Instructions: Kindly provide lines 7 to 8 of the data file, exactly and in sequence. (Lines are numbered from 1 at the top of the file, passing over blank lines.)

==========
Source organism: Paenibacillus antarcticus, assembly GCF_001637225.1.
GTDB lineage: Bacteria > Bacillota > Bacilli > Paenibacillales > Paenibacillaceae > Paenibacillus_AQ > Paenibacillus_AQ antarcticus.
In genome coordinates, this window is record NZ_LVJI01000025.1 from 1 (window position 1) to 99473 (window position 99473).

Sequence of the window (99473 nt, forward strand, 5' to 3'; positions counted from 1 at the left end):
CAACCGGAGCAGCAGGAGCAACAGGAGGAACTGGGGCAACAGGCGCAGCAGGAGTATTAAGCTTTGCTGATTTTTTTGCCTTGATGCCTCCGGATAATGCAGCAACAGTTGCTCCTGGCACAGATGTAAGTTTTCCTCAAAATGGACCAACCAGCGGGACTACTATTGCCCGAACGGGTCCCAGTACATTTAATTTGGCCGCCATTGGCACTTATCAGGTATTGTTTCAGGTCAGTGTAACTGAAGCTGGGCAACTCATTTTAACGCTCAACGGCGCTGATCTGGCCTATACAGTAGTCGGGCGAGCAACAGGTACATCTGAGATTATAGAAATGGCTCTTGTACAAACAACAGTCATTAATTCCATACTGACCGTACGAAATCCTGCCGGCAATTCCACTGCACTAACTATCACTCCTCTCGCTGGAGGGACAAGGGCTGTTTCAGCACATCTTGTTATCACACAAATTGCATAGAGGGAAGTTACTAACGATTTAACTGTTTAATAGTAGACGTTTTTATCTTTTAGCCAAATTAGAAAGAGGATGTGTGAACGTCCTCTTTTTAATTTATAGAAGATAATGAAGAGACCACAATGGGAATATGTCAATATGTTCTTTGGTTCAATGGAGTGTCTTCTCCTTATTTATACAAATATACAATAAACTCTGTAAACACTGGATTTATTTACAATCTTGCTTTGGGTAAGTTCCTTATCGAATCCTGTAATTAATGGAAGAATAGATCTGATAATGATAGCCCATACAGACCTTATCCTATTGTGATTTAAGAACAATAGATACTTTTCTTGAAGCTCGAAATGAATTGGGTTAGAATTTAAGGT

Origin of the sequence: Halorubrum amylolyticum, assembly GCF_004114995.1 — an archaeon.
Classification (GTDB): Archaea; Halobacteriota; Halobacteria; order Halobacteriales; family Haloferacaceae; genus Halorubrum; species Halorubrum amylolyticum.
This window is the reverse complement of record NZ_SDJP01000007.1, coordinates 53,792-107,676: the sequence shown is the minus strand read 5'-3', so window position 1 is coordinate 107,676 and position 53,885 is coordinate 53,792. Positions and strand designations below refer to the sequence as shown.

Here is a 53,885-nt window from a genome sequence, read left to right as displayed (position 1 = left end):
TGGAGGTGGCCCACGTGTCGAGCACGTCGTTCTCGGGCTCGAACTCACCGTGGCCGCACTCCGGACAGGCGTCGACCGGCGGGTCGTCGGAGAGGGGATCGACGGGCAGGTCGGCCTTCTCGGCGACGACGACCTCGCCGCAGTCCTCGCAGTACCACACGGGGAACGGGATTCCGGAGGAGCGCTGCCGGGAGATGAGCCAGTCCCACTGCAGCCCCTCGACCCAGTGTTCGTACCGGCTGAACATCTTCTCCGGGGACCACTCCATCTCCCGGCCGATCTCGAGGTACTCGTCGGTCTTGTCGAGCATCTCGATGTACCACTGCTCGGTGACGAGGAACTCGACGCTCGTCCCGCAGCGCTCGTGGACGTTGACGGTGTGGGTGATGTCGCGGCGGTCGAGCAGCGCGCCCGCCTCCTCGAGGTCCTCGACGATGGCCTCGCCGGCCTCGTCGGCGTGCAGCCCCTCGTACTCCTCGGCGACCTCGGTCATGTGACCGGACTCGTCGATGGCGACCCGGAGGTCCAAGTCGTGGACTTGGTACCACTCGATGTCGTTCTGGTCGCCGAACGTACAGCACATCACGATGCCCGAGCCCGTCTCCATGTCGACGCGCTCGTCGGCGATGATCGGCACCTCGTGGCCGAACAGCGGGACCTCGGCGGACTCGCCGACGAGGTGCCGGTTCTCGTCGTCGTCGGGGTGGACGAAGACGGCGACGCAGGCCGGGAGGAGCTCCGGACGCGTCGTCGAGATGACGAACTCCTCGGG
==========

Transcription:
Classification (GTDB): Archaea; Halobacteriota; Halobacteria; order Halobacteriales; family Haloferacaceae; genus Halorubrum; species Halorubrum amylolyticum.
This window is the reverse complement of record NZ_SDJP01000007.1, coordinates 53,792-107,676: the sequence shown is the minus strand read 5'-3', so window position 1 is coordinate 107,676 and position 53,885 is coordinate 53,792. Positions and strand designations below refer to the sequence as shown.